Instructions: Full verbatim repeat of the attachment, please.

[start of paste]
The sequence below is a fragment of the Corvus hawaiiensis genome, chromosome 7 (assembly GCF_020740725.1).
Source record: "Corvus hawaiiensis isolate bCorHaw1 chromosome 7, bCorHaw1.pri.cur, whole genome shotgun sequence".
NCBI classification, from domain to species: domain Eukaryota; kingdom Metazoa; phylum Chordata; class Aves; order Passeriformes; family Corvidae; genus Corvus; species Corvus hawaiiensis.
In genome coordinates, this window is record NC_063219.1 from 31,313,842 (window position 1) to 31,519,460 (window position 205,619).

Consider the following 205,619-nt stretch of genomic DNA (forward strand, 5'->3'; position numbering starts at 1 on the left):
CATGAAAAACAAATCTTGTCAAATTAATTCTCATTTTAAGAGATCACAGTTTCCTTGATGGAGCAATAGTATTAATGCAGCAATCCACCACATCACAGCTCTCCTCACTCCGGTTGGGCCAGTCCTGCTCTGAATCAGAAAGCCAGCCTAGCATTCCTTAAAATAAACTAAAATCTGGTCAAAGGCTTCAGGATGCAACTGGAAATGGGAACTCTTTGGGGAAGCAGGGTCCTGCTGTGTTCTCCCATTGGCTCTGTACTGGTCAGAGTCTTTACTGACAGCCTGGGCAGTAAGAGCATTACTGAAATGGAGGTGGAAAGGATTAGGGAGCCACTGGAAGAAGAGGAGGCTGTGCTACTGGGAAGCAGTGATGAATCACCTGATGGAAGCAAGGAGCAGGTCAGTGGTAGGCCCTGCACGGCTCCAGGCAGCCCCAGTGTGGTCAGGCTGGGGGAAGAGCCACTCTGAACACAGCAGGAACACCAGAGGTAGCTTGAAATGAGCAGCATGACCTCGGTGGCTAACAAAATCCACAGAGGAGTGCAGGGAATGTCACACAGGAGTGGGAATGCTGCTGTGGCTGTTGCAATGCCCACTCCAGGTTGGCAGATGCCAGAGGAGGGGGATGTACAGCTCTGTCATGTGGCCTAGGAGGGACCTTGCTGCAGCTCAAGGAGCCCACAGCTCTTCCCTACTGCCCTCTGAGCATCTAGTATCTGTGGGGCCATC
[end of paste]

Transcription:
The sequence below is a fragment of the Corvus hawaiiensis genome, chromosome 7 (assembly GCF_020740725.1).
Source record: "Corvus hawaiiensis isolate bCorHaw1 chromosome 7, bCorHaw1.pri.cur, whole genome shotgun sequence".
NCBI classification, from domain to species: domain Eukaryota; kingdom Metazoa; phylum Chordata; class Aves; order Passeriformes; family Corvidae; genus Corvus; species Corvus hawaiiensis.
In genome coordinates, this window is record NC_063219.1 from 31,313,842 (window position 1) to 31,519,460 (window position 205,619).

Consider the following 205,619-nt stretch of genomic DNA (forward strand, 5'->3'; position numbering starts at 1 on the left):
CATGAAAAACAAATCTTGTCAAATTAATTCTCATTTTAAGAGATCACAGTTTCCTTGATGGAGCAATAGTATTAATGCAGCAATCCACCACATCACAGCTCTCCTCACTCCGGTTGGGCCAGTCCTGCTCTGAATCAGAAAGCCAGCCTAGCATTCCTTAAAATAAACTAAAATCTGGTCAAAGGCTTCAGGATGCAACTGGAAATGGGAACTCTTTGGGGAAGCAGGGTCCTGCTGTGTTCTCCCATTGGCTCTGTACTGGTCAGAGTCTTTACTGACAGCCTGGGCAGTAAGAGCATTACTGAAATGGAGGTGGAAAGGATTAGGGAGCCACTGGAAGAAGAGGAGGCTGTGCTACTGGGAAGCAGTGATGAATCACCTGATGGAAGCAAGGAGCAGGTCAGTGGTAGGCCCTGCACGGCTCCAGGCAGCCCCAGTGTGGTCAGGCTGGGGGAAGAGCCACTCTGAACACAGCAGGAACACCAGAGGTAGCTTGAAATGAGCAGCATGACCTCGGTGGCTAACAAAATCCACAGAGGAGTGCAGGGAATGTCACACAGGAGTGGGAATGCTGCTGTGGCTGTTGCAATGCCCACTCCAGGTTGGCAGATGCCAGAGGAGGGGGATGTACAGCTCTGTCATGTGGCCTAGGAGGGACCTTGCTGCAGCTCAAGGAGCCCACAGCTCTTCCCTACTGCCCTCTGAGCATCTAGTATCTGTGGGGCCATC